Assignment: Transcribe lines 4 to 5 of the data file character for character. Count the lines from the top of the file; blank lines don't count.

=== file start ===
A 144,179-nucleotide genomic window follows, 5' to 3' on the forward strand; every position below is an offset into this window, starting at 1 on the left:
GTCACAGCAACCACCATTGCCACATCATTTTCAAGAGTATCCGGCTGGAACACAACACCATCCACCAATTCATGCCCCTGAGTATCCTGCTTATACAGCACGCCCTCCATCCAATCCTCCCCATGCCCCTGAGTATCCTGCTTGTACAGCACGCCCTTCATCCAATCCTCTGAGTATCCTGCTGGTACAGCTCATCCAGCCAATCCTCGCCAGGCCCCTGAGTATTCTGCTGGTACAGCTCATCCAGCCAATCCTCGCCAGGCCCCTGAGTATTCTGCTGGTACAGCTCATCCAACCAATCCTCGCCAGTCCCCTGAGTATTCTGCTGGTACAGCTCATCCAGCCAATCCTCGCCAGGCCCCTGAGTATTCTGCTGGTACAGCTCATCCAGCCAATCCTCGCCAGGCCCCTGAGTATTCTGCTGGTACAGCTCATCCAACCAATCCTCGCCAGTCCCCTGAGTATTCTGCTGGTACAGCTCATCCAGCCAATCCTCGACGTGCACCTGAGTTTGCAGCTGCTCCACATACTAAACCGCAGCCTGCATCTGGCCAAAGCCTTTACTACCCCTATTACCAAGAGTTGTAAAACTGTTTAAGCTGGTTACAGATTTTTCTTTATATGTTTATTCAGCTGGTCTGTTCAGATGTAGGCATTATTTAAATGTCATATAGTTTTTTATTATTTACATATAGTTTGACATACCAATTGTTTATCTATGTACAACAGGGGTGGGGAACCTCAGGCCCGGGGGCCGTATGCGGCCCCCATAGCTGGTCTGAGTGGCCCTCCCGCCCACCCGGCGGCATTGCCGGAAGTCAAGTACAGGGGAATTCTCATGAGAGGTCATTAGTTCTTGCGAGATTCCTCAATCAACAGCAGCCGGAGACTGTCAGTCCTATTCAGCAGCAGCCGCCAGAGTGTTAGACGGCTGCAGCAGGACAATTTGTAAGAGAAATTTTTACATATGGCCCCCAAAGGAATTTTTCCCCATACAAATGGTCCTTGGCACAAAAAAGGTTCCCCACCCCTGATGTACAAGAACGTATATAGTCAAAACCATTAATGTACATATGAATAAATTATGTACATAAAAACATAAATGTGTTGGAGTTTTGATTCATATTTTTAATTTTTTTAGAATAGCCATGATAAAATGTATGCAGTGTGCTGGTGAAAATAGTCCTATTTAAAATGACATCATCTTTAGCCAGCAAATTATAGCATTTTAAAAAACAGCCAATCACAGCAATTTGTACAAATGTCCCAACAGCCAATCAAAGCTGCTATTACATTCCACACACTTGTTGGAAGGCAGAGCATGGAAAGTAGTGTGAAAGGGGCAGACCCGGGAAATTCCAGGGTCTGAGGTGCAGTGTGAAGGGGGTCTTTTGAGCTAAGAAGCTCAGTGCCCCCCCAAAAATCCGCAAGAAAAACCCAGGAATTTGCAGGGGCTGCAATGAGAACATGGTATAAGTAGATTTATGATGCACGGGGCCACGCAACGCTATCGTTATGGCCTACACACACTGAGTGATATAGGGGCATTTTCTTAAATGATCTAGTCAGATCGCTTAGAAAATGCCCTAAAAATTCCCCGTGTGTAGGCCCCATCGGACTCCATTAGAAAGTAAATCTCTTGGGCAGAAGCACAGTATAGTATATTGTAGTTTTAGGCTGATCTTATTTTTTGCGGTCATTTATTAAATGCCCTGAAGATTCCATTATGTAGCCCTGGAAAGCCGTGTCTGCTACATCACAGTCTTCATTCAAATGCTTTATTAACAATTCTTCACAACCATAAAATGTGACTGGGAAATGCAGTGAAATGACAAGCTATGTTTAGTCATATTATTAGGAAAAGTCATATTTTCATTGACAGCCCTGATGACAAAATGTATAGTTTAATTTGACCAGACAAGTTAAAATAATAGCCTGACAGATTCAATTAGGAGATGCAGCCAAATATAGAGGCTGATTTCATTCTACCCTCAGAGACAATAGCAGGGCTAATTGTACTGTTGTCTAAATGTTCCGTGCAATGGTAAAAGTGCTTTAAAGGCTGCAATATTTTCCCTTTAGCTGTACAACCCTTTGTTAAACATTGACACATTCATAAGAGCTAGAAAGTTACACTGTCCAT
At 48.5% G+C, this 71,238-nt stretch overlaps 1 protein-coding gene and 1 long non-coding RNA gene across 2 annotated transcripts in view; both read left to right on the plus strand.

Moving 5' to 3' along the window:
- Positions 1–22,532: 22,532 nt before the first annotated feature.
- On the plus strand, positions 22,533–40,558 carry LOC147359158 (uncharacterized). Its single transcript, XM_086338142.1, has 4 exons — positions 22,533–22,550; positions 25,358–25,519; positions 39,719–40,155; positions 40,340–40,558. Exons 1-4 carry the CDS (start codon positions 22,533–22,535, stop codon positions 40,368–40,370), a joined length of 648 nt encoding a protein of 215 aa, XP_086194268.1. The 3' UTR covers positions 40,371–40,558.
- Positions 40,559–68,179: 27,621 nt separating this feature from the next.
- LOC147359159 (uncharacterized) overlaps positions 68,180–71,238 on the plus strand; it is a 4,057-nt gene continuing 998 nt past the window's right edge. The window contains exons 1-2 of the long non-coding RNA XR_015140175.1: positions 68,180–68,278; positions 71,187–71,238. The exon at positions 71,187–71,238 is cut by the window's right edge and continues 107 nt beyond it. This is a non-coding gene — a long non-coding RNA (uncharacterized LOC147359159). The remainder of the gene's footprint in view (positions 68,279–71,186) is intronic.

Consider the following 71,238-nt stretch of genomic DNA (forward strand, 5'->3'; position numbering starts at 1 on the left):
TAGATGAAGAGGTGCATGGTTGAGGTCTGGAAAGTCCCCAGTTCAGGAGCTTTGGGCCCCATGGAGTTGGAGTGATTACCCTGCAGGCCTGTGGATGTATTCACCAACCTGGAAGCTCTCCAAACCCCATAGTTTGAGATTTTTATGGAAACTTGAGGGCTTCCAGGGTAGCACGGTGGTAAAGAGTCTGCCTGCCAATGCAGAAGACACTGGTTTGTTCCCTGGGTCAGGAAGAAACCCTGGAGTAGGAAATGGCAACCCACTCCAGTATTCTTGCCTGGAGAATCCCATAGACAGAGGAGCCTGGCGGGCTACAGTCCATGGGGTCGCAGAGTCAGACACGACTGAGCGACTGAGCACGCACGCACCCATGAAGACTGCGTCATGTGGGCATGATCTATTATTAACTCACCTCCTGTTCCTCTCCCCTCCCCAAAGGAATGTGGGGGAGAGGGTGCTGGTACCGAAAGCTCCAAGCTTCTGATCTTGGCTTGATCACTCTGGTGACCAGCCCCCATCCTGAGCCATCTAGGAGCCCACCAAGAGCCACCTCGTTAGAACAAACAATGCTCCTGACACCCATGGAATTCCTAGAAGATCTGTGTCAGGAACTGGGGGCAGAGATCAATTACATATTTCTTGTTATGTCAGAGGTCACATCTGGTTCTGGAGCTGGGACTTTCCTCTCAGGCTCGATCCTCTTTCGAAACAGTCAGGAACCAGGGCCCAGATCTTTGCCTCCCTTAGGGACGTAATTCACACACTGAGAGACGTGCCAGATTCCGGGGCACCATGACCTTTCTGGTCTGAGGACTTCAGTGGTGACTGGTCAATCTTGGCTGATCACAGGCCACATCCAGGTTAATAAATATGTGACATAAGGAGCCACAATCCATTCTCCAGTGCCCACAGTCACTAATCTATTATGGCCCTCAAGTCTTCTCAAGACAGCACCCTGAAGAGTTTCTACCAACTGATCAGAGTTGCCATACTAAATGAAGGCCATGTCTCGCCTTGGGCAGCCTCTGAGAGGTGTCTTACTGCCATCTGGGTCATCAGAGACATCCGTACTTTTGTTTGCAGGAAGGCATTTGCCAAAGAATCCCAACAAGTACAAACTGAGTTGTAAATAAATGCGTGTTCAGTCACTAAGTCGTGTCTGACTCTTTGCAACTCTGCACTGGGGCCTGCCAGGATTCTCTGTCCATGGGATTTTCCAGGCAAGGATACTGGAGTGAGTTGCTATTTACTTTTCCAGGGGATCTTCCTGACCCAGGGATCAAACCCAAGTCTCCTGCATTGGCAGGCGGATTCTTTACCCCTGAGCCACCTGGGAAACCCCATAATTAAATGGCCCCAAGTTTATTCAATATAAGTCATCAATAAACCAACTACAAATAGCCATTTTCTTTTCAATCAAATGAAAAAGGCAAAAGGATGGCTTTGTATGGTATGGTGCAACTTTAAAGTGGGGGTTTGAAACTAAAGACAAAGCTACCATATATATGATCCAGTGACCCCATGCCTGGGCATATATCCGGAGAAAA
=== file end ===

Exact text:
Moving 5' to 3' along the window:
- Positions 1–22,532: 22,532 nt before the first annotated feature.